THE MIST TURNED INTO A DRIZZLE, THEN A STEADY RAIN, THEN A DOWNPOUR. 

Not the most auspicious afternoon for even a Northwest hike in autumn. So the party tramped about 50 yards down the sodden trail, paused for a quick photo, and retreated to the shelter of a nearby barn to chat and recall the day, nearly two decades ago, they first bushwhacked across this same land. 

“That was coming from the creek, up this way,” recalled Andy Maron, who served on the City Open Space Commission when “Lost Valley” first slipped into the local lexicon. 

“I remember jumping over that stream,” Maron said, indicating nearby Cooper Creek. “You didn’t have to wade it, but jump over it.” 

There was no trail in those days, and Maron, fellow Open Space Commissioner Connie Waddington and an ad hoc group of explorers crunched their way through thickets and clambered over fallen logs, en route to discovery. It was a grand little expedition, one of many as volunteers scouted out remote island properties for potential purchase as public open space and parks. 

If you’re not familiar with the Lost Valley, well, consider the name. There are no formal or managed trails there, no sanctioned trailheads, no designation on any local map. Just a rough track beaten through the forest by neighbors and perhaps intrepid hikers seeking new and unfamiliar paths. It lies northwest of the Head of the Bay, closest to Wyatt Way, but that is only to say, somewhere off beyond that one house you may have passed by, or maybe that other driveway you’ve wondered about.  

That’s about to change. Through a partnership of the City of Bainbridge Island, Bainbridge Metro Parks and the Bainbridge Island Parks Foundation, the Lost Valley will be lost no more. 

It’s taken 18 years to get here, but … where is here, anyway? 

REDISCOVERING THE LOST VALLEY 

As Bainbridge this month marked 30 years as an all-island city, another anniversary quietly approaches: the 20th anniversary, next year, of the very first land acquisitions under the City’s old open space program. 

Island voters in 2000 approved an $8 million open space bond, to protect as many large properties and create as many new parks as the money would stretch. 

Over the next half-decade, the City Open Space Commission pored over maps to identify desirable parcels across the island, and worked with property owners to forge willing buyer-willing seller agreements. 

It was a resounding success. Money from the Open Space bond and leveraged funds helped acquire the former Wyckoff land at Bill Point, which became 50-acre Pritchard Park; created Hidden Cove, Rockaway Beach, Hawley Cove, Williams-Olson, Nutes Pond and Meigs Farm parks; added more than 100 acres and a secluded beach to Gazzam Lake Preserve; and vastly expanded the public farmland district off Day Road. 

In the middle of all that, in 2004, the City bought six acres of forestland near the Head of the Bay – roughly northwest of Ridge Lane and east of Fletcher Bay Road. 

It was a complicated arrangement finally involving three property owners. But when added to land the City already owned next door, the modest buy completed a contiguous, 36-acre property that would be the linchpin of a true cross-island trail. 

It’s a quintessential Northwest woodland, riven by a namesake valley with steep slopes climbing away to the northwest and bisected by the salmon-bearing Cooper Creek that feeds into Eagle Harbor. The second-growth forest is largely unspoiled by invasives, with fields of native ferns and trees adorned with a filigree of hanging moss. The trees are so dense at points that not even the sun can find a way in.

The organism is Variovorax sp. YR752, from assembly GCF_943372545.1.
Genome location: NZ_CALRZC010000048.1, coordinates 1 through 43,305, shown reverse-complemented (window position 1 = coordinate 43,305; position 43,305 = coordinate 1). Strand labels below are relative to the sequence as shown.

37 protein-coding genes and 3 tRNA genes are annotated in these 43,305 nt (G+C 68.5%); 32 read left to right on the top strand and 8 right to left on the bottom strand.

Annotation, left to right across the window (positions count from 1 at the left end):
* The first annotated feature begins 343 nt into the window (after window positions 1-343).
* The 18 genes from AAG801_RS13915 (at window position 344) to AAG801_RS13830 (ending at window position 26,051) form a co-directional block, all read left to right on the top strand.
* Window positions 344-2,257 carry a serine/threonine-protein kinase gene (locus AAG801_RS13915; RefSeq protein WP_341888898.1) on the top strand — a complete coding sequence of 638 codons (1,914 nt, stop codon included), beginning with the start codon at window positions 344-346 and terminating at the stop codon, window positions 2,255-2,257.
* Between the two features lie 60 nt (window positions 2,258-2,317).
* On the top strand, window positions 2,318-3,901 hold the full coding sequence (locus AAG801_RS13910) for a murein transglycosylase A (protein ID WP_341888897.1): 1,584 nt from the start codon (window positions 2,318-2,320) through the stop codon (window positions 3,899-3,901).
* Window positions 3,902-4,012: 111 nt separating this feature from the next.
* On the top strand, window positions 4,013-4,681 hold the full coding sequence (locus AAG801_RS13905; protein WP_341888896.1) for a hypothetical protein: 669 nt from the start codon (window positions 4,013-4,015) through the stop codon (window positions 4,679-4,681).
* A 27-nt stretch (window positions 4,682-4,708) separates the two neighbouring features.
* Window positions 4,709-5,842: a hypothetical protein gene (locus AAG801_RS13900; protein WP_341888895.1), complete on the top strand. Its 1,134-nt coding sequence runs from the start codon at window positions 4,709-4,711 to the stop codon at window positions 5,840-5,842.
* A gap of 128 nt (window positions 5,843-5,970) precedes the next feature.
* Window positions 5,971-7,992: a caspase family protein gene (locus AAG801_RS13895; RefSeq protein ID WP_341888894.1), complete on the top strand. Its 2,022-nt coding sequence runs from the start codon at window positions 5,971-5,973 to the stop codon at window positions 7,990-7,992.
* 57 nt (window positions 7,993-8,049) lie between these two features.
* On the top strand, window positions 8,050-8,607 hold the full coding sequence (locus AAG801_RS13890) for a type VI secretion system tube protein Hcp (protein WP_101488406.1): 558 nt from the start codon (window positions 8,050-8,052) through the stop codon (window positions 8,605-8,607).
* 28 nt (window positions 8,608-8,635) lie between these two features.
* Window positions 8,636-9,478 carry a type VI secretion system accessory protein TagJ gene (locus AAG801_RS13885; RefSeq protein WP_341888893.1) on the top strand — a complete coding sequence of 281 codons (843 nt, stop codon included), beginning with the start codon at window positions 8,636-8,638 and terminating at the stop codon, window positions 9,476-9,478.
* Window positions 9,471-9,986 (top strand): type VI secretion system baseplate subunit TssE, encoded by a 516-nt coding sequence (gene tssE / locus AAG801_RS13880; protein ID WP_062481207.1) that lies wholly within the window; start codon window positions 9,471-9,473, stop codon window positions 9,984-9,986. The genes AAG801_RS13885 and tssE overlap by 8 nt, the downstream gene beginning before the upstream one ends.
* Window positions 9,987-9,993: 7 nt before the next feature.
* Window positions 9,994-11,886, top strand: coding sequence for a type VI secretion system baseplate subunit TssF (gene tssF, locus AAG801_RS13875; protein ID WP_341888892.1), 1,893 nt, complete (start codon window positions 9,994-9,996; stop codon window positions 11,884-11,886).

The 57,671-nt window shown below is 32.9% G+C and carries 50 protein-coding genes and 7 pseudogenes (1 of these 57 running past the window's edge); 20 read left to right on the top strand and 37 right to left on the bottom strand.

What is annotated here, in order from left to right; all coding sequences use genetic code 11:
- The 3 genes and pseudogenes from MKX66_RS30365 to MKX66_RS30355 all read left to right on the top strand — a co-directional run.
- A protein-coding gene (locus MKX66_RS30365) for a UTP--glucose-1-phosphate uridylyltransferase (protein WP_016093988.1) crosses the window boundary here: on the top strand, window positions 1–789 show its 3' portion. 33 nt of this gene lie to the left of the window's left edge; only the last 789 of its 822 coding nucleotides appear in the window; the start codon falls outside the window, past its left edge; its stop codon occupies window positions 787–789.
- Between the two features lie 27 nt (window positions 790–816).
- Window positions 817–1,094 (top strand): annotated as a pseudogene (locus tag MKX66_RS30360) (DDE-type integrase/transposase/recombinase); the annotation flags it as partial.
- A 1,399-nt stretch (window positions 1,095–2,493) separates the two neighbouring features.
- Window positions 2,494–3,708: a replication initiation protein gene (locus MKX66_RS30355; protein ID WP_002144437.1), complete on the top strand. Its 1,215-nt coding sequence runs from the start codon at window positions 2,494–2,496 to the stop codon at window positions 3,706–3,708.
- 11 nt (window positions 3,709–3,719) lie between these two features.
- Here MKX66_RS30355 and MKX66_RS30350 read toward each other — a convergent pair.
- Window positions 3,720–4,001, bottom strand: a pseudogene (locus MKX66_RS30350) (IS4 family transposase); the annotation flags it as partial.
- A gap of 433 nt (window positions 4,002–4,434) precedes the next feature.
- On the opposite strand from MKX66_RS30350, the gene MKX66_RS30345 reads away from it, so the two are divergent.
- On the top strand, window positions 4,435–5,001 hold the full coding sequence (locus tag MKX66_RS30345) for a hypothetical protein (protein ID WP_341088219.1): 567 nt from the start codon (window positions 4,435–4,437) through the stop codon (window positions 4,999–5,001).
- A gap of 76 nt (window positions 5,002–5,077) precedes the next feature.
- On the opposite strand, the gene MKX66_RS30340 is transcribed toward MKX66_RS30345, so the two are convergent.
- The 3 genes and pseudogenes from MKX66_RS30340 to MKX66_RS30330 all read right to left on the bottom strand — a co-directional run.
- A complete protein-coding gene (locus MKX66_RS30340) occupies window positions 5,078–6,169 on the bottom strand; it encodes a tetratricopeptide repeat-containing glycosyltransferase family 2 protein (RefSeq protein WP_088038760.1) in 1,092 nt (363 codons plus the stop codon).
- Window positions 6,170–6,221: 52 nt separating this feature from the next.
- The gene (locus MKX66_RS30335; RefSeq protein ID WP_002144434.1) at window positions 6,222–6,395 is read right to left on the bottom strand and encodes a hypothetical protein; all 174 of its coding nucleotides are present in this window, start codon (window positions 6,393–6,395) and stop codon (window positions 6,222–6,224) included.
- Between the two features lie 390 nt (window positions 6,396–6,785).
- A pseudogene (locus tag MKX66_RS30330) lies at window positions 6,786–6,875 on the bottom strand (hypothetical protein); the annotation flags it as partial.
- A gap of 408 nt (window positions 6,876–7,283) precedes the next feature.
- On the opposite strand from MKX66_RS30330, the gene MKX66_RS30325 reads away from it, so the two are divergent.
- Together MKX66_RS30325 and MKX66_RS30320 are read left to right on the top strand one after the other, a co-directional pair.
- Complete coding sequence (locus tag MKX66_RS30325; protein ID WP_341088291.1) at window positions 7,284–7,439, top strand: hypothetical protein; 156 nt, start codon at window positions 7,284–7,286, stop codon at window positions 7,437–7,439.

The City Council approved the purchase in April 2004, it got some play in the hometown press, and then … the Lost Valley faded back out of public consciousness. So it stayed for the next decade and a half, until plans for a cross-island trail finally began to take shape over the past few years. 

Because the Lost Valley is essentially “land locked” by private parcels on all sides, the Parks Foundation acquired a series of trail easements – legal rights of access – from willing neighbors at points along the planned trail route. The easement purchases were supported by the Foundation’s dedicated Trails Fund for trail planning and acquisition. 

To the west, new connecting trails are planned to Fletcher Bay Road and around the Vincent Road transfer station. To the east, new access points and connecting trails will be planned near Finch Road and Wyatt Way. When the full route is completed, it will be possible to hike from Winslow all the way to Gazzam Lake. 

Hub of this network is the Lost Valley. 

“The Lost Valley is an integral trail link between Winslow and Gazzam Lake Park,” said Mark Epstein, COBI project planning engineer. “It will open up a contiguous route across the central island to numerous destinations.” 

Adds Maron: “It’s a long trail. From Winslow to Gazzam Lake, that’s probably going to be three and half to four miles, one way. That’s pretty cool. We have a lot of trails that tend to be shorter, but that’s a long trail.” 

Bainbridge Metro Parks will build the trails under an agreement with the City, with construction anticipated in mid-2022.  

At a virtual public meeting this evening (see below), the City will take input on the proposed route, trail standards, and possible parking at trailheads. 

About the name: it has no real basis in local heritage or lore. But for the Open Space Commission, it was a fitting way to describe an area that most islanders were unfamiliar with, and create a little frisson in the bargain. 

“We were going to call it ‘Hidden Valley,’” Waddington said, “but we realized that was a salad dressing. So we had to give it a different name.” 

All these years later, the “Lost Valley” it remains – if now, finally, rediscovered. 

—-